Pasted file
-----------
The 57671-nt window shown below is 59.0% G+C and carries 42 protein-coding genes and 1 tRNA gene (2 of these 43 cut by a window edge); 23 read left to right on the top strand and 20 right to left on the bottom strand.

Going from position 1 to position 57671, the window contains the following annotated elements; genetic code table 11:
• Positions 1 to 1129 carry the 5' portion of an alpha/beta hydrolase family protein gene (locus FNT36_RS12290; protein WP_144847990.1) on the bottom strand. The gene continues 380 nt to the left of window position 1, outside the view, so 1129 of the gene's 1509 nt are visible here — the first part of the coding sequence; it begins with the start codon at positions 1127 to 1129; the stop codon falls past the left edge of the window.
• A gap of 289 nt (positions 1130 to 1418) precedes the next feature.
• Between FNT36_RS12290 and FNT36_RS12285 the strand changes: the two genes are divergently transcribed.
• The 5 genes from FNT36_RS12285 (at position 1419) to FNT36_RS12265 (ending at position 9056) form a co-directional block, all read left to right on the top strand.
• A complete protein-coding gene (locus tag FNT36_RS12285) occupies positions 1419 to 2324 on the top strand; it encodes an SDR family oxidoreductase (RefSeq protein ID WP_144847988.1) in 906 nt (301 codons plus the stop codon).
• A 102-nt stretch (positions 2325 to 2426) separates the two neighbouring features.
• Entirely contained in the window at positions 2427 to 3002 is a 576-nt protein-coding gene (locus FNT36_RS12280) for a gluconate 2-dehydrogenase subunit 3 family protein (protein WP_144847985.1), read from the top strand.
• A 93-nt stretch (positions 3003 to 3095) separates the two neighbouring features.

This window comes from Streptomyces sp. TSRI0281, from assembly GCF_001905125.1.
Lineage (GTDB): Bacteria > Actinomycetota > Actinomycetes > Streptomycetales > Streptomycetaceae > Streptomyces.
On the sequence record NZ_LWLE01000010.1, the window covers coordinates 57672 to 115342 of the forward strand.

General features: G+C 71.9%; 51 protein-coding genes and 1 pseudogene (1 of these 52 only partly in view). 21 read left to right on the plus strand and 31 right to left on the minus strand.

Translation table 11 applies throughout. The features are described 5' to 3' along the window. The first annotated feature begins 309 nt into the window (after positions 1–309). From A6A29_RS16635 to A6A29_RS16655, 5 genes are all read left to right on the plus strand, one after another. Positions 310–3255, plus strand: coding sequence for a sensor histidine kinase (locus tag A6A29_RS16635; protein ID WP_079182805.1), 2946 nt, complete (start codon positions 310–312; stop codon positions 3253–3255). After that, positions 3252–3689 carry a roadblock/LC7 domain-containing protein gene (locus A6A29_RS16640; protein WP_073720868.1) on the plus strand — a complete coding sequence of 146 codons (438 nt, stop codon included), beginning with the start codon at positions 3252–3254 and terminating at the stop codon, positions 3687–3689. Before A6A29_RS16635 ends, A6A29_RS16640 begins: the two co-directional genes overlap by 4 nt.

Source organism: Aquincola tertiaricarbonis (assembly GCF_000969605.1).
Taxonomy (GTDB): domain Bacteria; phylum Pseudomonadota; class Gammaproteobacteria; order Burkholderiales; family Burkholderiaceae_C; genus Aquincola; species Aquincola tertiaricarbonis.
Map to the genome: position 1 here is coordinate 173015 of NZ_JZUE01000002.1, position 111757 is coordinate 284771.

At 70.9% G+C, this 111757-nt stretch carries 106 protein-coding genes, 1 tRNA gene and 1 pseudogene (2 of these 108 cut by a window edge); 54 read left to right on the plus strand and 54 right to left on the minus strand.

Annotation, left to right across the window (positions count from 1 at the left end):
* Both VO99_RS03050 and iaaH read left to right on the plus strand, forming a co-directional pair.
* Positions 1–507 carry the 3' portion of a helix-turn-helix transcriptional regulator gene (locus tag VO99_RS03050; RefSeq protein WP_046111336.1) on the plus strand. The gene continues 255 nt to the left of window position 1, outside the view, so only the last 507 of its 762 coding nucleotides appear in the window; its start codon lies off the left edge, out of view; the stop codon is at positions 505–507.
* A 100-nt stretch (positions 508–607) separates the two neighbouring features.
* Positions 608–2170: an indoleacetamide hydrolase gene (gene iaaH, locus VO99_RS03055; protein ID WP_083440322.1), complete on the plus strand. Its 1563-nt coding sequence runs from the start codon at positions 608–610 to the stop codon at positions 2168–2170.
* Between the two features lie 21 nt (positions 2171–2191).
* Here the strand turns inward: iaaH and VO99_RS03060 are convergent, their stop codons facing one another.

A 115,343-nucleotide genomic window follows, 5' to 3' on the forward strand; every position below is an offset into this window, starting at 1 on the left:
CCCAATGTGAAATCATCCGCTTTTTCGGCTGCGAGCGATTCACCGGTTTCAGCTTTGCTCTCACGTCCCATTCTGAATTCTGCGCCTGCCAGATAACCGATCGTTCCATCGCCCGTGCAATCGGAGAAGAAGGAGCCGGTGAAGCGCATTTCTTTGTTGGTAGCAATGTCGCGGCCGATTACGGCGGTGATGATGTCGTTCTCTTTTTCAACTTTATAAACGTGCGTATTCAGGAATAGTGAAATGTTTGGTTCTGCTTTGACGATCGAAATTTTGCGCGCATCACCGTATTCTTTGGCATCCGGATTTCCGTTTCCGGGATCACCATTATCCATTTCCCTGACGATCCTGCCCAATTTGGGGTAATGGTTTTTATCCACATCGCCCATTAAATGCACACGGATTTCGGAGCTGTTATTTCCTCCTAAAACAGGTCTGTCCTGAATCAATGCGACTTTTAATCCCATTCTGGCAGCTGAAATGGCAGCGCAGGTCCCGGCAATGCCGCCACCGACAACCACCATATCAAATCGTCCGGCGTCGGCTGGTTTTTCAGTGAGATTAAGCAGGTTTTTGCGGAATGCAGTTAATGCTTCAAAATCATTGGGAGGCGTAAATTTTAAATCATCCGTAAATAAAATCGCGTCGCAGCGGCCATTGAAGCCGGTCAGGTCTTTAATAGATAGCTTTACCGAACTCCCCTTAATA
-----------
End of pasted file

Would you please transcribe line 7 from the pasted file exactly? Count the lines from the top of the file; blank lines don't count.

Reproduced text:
• A complete protein-coding gene (locus tag FNT36_RS12285) occupies positions 1419 to 2324 on the top strand; it encodes an SDR family oxidoreductase (RefSeq protein ID WP_144847988.1) in 906 nt (301 codons plus the stop codon).